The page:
The political answer, though, is that it is almost 25 years since 92 of us were elected from our own number, and it could easily be another 25 before such a major reform is achieved. Gordon Brown’s proposals attracted a lot of attention when they came out. That is not for discussion now, but I doubt they will become a priority for the Labour Party if it wins the election. So there could be plenty of time ahead for this campaign, even if the Bill fails.

The precedent set by the Succession to the Crown Act 2013 is impressive and has strengthened the arm of campaigners. Why should not a similar arrangement now be made for daughters, perhaps involving a grant from the Crown itself? The petition route offered in the Bill is particularly attractive, and I hope the Minister will spend some time on that in her answer. The noble Lord, Lord Lucas, said in a previous debate that the 2013 Act should at least stimulate further scrutiny.

The legislation proposed could have a much wider effect. For example, it would reinforce the inheritance of female owners of estates where male primogeniture is still dominant. There are plenty of cases where women, as legal owners, are running properties with or without the aid of their husband or partner, and I can think of examples in this House.

Primogeniture itself is not an issue in the Bill. I know it is not a popular concept. I personally believe in it because it has enabled families to hold on to homes and collections for many generations that otherwise might have been broken up. Hereditary owners save historic buildings, and have even become allies of government, as custodians with a similar concern for restoration and conservation. However, I am aware that these plans do not always work out in practice, and families can suffer considerably in the event of disagreement.

The campaign for female succession must be encouraged, and has had approval, if not support, from within government at a high level. Harriett Baldwin’s Private Member’s Bill in another place attracted a lot of attention, while, as the noble Earl, Lord Russell, mentioned, Penny Mordaunt referred to this as a “posh glass ceiling”. Even our own noble Lord, Lord True, seemed to be sympathetic, though could not actually support the Bill. Let us see if His Majesty’s Government can look more favourably on it this time.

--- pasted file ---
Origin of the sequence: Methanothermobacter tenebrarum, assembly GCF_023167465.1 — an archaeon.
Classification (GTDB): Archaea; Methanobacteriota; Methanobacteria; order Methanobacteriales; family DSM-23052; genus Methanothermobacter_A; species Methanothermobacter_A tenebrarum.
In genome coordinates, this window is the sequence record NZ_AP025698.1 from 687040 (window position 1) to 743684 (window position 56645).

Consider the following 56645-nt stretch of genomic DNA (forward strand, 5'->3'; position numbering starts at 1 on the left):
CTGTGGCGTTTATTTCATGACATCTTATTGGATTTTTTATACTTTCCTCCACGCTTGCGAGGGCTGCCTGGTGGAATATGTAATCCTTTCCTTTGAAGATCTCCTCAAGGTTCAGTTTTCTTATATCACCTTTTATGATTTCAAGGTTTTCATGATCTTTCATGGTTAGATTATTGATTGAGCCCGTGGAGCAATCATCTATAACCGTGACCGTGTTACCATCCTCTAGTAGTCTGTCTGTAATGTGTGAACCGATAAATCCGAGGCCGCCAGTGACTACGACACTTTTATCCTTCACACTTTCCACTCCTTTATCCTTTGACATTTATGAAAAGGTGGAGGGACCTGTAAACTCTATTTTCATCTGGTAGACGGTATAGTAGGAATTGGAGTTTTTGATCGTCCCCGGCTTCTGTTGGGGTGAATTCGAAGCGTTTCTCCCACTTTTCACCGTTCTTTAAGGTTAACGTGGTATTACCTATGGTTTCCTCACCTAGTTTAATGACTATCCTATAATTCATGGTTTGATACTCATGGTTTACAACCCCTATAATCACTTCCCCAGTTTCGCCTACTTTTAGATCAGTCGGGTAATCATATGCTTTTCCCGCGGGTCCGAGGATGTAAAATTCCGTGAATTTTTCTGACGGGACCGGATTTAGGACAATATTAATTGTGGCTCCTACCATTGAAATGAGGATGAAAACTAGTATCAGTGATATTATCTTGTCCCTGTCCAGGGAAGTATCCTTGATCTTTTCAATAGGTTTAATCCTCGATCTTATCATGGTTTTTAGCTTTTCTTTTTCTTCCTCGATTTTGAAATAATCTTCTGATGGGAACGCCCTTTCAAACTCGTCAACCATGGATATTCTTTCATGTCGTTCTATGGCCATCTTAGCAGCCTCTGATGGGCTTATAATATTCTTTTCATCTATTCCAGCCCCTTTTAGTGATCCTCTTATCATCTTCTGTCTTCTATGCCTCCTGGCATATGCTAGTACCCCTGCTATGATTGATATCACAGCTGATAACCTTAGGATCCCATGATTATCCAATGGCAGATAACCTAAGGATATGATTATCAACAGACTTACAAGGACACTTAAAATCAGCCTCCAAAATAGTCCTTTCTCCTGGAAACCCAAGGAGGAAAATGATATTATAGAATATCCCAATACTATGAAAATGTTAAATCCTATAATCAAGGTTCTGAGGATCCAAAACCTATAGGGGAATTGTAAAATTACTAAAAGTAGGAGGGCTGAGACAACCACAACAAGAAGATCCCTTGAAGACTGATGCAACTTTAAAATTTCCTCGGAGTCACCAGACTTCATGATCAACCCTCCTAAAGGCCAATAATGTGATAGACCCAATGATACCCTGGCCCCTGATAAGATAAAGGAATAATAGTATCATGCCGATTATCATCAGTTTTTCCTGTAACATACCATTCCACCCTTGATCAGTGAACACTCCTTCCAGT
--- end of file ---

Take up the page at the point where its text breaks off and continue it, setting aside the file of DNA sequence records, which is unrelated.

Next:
My Lords, today’s Second Reading is one of those occasions when we can reflect on the balance between preserving tradition and allowing the sort of gradual evolution that has characterised our constitution. I believe that this House has the opportunity to send a signal about our values as a country, as it did while passing the Succession to the Crown Act 2013, which amended the Bill of Rights and the Act of Settlement to end the system of male primogeniture under which a younger son can displace an elder daughter in the line of succession.

Succession to the peerage no longer confers automatic rights and privileges. However, for now, succession to a peerage entails the possibility of becoming part of your Lordships’ House and, therefore, part of the legislature of this country—so there remains some constitutional importance about this matter. I am on record as saying that this House is too big, there are too many people here and too many Peers, and the question of the right of hereditary Peers to stand in by-elections should be dealt with—but as part of a larger reform, perhaps including retirement ages, length of service or both.